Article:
My youngest child left for college a couple of years ago. She was part of a Musical Theatre BFA program where the kids have (pretty much) weekly theme parties where they dress in costume. So, when she decided she wanted to go to the Halloween party as Britney Spears, and dress in the iconic “Slave 4 U” costume that Britney wore for the 2001 MTV Video Music Awards, I agreed to make a replica of the costume.
The Top Process
I started the top with a dark green swimsuit top, purchased at Target for a deep discount at the end of the summer. Target and Walmart offer pretty deep discounts on their swimsuit separates starting around September, so if you time your purchase right, you should be able to pick up a green swimsuit top for $5 – $10. Otherwise, Amazon always has some good choices, such as this one.
Alternatively, you could start with a green bra, but I prefer to use a swimsuit top. Swimsuits were intended to be worn in public, and bras are intended to be worn under an outer garment, so a swimsuit usually provides a bit more coverage. If you don’t mind spending a bit more money, you could start with a ready-made top (like this one) that doesn’t need much work, and skip most of the steps that follow.
I covered the bra cups with dark green stretch mesh fabric, and draped a piece of mesh fabric from the center to each side of the bra. I also added scarves made from the green mesh to the back of the top on each side of the center back hook.
The only green stretch mesh fabric I could find was darker than I wanted, so, after adding the fabric to the bra, I did a quick once-over with bright green fabric spray.
Then, I added embellishments at the center front, and on the straps. I had an old rhinestone hair clip and some leftover pieces of rhinestone trim that I broke apart and re-glued to make my embellishments. Any old rhinestone costume jewelry that you can have around can be used. If you don’t have anything available to use, a rhinestone applique can be cut into pieces and used. I used E6000 glue to attach my embellishments (gluing on the heavier jewelry pieces requires a generous amount of glue). For more information on my methods for embellishing costumes, see this page.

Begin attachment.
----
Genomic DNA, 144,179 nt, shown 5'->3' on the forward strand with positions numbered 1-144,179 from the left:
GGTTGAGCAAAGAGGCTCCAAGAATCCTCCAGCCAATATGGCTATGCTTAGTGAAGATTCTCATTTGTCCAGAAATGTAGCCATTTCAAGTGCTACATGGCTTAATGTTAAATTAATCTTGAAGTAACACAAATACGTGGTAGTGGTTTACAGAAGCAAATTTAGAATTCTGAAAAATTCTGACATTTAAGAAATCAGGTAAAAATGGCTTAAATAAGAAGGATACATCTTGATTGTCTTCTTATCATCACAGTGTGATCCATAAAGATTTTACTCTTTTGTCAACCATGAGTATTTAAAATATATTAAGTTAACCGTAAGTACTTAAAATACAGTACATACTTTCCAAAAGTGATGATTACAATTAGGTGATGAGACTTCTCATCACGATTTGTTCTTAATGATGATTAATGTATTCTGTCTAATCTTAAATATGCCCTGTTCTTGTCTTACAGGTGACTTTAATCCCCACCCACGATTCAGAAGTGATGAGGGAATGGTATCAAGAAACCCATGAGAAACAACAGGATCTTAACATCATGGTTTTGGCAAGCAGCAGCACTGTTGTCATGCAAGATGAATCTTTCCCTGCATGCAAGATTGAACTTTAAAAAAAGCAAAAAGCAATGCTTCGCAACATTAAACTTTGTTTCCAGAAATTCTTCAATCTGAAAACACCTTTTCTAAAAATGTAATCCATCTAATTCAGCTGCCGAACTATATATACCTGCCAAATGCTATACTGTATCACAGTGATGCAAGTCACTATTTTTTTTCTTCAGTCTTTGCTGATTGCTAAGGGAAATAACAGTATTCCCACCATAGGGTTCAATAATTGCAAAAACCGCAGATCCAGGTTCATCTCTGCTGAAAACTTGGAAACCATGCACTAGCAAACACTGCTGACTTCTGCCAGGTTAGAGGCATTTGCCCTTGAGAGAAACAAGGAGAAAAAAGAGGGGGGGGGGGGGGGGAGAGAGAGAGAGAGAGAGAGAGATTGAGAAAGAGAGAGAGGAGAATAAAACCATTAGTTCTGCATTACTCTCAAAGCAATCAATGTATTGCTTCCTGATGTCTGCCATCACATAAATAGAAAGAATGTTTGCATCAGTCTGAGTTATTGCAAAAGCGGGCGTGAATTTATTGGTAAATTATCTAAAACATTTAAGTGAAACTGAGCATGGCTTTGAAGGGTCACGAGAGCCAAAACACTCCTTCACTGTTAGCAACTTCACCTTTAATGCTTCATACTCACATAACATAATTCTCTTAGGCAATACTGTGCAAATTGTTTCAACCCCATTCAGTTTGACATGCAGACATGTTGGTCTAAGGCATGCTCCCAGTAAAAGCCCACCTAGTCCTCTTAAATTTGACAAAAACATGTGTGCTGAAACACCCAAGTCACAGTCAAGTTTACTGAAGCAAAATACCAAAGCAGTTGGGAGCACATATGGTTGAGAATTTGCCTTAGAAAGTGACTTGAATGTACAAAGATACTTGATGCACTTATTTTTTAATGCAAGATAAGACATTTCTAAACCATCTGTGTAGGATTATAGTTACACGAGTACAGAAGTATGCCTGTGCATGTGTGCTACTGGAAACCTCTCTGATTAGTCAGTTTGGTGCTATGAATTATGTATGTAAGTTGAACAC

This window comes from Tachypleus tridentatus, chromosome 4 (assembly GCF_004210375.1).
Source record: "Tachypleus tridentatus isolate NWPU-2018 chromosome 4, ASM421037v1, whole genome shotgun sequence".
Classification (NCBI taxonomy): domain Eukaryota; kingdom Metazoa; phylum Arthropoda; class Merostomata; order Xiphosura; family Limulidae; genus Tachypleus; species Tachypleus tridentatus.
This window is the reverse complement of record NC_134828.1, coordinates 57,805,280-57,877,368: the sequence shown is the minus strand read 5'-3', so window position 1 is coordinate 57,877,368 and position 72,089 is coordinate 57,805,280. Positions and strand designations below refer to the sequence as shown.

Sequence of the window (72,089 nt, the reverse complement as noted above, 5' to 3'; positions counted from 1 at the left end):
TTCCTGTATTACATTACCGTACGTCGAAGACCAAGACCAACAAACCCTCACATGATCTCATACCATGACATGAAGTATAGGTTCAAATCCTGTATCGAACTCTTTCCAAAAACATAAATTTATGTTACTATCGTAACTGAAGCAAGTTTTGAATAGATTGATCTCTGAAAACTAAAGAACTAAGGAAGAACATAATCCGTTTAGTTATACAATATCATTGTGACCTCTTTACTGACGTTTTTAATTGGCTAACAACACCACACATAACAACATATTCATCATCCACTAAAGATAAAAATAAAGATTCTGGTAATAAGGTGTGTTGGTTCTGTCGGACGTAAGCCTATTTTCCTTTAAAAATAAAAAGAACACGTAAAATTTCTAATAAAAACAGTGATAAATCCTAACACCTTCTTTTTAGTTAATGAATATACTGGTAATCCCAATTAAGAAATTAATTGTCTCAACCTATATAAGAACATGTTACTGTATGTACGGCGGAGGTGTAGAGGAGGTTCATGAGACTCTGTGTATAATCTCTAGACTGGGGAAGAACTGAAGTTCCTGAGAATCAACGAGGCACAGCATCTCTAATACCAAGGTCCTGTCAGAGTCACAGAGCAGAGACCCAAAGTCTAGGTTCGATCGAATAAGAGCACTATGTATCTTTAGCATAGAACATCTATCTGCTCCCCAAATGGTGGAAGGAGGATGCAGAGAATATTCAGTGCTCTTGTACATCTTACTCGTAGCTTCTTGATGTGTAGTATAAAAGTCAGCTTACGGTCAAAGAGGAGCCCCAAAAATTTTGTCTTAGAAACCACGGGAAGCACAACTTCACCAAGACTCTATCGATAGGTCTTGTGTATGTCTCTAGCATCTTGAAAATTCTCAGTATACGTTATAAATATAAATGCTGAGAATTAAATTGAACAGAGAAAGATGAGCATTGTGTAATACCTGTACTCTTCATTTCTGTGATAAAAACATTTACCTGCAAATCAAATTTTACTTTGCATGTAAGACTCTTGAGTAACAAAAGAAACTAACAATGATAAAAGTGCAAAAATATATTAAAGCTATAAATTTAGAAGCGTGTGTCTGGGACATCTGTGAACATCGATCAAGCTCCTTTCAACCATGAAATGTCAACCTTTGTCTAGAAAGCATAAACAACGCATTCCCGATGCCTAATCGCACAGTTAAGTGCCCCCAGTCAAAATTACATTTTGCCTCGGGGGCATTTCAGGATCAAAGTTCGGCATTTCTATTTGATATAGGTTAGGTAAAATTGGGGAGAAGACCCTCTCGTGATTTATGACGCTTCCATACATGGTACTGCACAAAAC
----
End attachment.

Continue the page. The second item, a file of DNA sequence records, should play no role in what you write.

The Shorts Process
I have seen this costume created with blue metallic shorts, but I started with these black dance shorts, then made them shorter to look more like the tiny shorts in the original costume. To do this, first I removed the waistband and re-sewed it further down, removing 1.5” of the length. Then, I shortened each leg by turning under the original hem an additional time and machine-sewing around the new hem, using a zig-zag stitch to maintain the stretch in the leg, shortening the leg by about an inch.
For pieces that hang down to make the skirt, I used a mixture of purchased scarves (one blue and one green), fabric scraps, and recycled pieces of thrift store formal dresses. I attached the front pieces on each side (the green panels) by attaching them to silver-colored o-rings, then sewing the rings to the waistband of the shorts. The other pieces I attached by sewing them directly to the waistband of the shorts, using a zigzag stitch to maintain the stretch of the waistband.
For the decorative embellishment on the front of the shorts, use a panel cut either from brightly-colored sequin fabric, or from a sequin or beaded applique. I found a colorful sequin fabric (stretch works best here), cut out an appropriately-sized panel, and hand-sewed the panel to the shorts. I was careful to stretch the shorts along the way to assure that the shorts would still stretch after the panel was attached.
For the waistband, I applied a scrap of stretch glitter fabric over the waistband of the shorts. Then, I hand-sewed a jeweled trim to the edge of the waistband, gently stretching the waistband as I applied the trim.
The Boot Process
I bought and embellished cheap tan high-heeled boots on Amazon to use for this costume. The ones pictured here were ~$27. They were originally over-the-knee boots, which would have been cute, but I decided I would rather have them look more like the originals, so I made them into knee-high boots by removing the top section and sewing a piece of elastic to the inside of the tops to hold them in place. If you choose to do this, make the elastic 1.5” shorter than the wearer’s calf circumference, sew the ends of the elastic together, and tack the elastic to the inside of the boot near the top edge, stretching to fit the boot.
To embellish the snake boot, I used an air-soluble marker to draw an outline of the winding snake onto the boot. I free-handed this drawing, using the picture of the original boot as a guide. Then, I glued the green and gold sequins over the outline, one sequin at a time, with the sequins overlapping each other slightly. After the snake was complete, I added a red rhinestone for each eye, and a line of 3 red rhinestones for the snake tongue.
Fort the other boot, I glued on clear AB rhinestones, red AB rhinestones, peacock AB rhinestones, and random plastic flat-back baubles in a pattern that resembles the one on the original boot. Here are some close-ups of the original boots that I used as a guide.
The snake is just a purchased stuffed snake. I did sew on an elastic loop to hold the snake onto the wearer’s arms so she could wear the snake around her shoulders (a la Britney) without having to hold on to the snake.